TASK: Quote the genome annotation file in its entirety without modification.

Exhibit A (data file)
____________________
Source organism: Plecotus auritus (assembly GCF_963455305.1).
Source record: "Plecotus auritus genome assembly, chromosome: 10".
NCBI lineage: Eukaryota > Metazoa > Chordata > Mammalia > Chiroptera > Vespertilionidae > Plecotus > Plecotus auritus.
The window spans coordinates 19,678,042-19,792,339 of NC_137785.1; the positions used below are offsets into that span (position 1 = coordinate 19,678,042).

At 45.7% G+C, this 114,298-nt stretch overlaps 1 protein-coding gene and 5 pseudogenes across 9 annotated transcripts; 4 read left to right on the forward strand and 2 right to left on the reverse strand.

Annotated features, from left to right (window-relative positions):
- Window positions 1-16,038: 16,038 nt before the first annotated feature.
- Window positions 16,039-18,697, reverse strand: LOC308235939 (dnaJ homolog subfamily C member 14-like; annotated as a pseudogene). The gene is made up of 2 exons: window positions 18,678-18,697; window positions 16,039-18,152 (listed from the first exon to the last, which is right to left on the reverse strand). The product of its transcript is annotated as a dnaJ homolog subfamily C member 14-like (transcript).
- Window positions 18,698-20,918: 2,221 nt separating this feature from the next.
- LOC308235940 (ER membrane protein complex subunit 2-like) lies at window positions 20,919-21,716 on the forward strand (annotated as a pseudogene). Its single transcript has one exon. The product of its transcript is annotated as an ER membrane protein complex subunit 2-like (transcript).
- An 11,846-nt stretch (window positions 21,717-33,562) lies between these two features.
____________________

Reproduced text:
Source organism: Plecotus auritus (assembly GCF_963455305.1).
Source record: "Plecotus auritus genome assembly, chromosome: 10".
NCBI lineage: Eukaryota > Metazoa > Chordata > Mammalia > Chiroptera > Vespertilionidae > Plecotus > Plecotus auritus.
The window spans coordinates 19,678,042-19,792,339 of NC_137785.1; the positions used below are offsets into that span (position 1 = coordinate 19,678,042).

At 45.7% G+C, this 114,298-nt stretch overlaps 1 protein-coding gene and 5 pseudogenes across 9 annotated transcripts; 4 read left to right on the forward strand and 2 right to left on the reverse strand.

Annotated features, from left to right (window-relative positions):
- Window positions 1-16,038: 16,038 nt before the first annotated feature.
- Window positions 16,039-18,697, reverse strand: LOC308235939 (dnaJ homolog subfamily C member 14-like; annotated as a pseudogene). The gene is made up of 2 exons: window positions 18,678-18,697; window positions 16,039-18,152 (listed from the first exon to the last, which is right to left on the reverse strand). The product of its transcript is annotated as a dnaJ homolog subfamily C member 14-like (transcript).
- Window positions 18,698-20,918: 2,221 nt separating this feature from the next.
- LOC308235940 (ER membrane protein complex subunit 2-like) lies at window positions 20,919-21,716 on the forward strand (annotated as a pseudogene). Its single transcript has one exon. The product of its transcript is annotated as an ER membrane protein complex subunit 2-like (transcript).
- An 11,846-nt stretch (window positions 21,717-33,562) lies between these two features.